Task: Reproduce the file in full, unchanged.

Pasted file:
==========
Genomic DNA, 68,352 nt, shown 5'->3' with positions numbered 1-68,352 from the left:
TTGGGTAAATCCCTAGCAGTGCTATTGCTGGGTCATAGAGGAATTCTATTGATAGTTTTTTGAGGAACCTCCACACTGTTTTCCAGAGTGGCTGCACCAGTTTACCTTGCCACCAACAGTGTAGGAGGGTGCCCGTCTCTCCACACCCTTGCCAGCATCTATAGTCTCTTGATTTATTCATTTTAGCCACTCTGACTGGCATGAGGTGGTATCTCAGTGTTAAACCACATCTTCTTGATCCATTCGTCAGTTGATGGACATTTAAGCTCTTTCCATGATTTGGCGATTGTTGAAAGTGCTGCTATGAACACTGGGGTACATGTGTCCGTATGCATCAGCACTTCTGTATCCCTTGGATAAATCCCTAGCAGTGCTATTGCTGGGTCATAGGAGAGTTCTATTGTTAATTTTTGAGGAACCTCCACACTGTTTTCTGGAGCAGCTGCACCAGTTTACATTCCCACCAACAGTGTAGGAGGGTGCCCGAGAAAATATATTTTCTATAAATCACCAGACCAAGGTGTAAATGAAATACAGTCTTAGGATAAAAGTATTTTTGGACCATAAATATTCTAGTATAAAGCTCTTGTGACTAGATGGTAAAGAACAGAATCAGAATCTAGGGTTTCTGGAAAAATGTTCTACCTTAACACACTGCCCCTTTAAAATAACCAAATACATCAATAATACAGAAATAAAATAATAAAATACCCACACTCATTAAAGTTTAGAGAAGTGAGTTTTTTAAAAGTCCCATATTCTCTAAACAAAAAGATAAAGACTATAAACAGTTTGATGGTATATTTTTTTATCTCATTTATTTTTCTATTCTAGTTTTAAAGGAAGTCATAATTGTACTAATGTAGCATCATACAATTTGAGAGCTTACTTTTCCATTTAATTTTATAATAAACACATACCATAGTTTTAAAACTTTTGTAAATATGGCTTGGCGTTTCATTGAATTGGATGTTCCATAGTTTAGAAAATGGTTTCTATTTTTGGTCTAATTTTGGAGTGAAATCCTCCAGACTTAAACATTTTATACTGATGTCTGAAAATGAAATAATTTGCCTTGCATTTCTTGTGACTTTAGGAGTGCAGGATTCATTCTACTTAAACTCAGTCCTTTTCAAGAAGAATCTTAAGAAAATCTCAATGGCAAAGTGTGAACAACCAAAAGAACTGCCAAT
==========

Genomic DNA, 68,352 nt, shown 5'->3' with positions numbered 1-68,352 from the left:
TTGGGTAAATCCCTAGCAGTGCTATTGCTGGGTCATAGAGGAATTCTATTGATAGTTTTTTGAGGAACCTCCACACTGTTTTCCAGAGTGGCTGCACCAGTTTACCTTGCCACCAACAGTGTAGGAGGGTGCCCGTCTCTCCACACCCTTGCCAGCATCTATAGTCTCTTGATTTATTCATTTTAGCCACTCTGACTGGCATGAGGTGGTATCTCAGTGTTAAACCACATCTTCTTGATCCATTCGTCAGTTGATGGACATTTAAGCTCTTTCCATGATTTGGCGATTGTTGAAAGTGCTGCTATGAACACTGGGGTACATGTGTCCGTATGCATCAGCACTTCTGTATCCCTTGGATAAATCCCTAGCAGTGCTATTGCTGGGTCATAGGAGAGTTCTATTGTTAATTTTTGAGGAACCTCCACACTGTTTTCTGGAGCAGCTGCACCAGTTTACATTCCCACCAACAGTGTAGGAGGGTGCCCGAGAAAATATATTTTCTATAAATCACCAGACCAAGGTGTAAATGAAATACAGTCTTAGGATAAAAGTATTTTTGGACCATAAATATTCTAGTATAAAGCTCTTGTGACTAGATGGTAAAGAACAGAATCAGAATCTAGGGTTTCTGGAAAAATGTTCTACCTTAACACACTGCCCCTTTAAAATAACCAAATACATCAATAATACAGAAATAAAATAATAAAATACCCACACTCATTAAAGTTTAGAGAAGTGAGTTTTTTAAAAGTCCCATATTCTCTAAACAAAAAGATAAAGACTATAAACAGTTTGATGGTATATTTTTTTATCTCATTTATTTTTCTATTCTAGTTTTAAAGGAAGTCATAATTGTACTAATGTAGCATCATACAATTTGAGAGCTTACTTTTCCATTTAATTTTATAATAAACACATACCATAGTTTTAAAACTTTTGTAAATATGGCTTGGCGTTTCATTGAATTGGATGTTCCATAGTTTAGAAAATGGTTTCTATTTTTGGTCTAATTTTGGAGTGAAATCCTCCAGACTTAAACATTTTATACTGATGTCTGAAAATGAAATAATTTGCCTTGCATTTCTTGTGACTTTAGGAGTGCAGGATTCATTCTACTTAAACTCAGTCCTTTTCAAGAAGAATCTTAAGAAAATCTCAATGGCAAAGTGTGAACAACCAAAAGAACTGCCAAT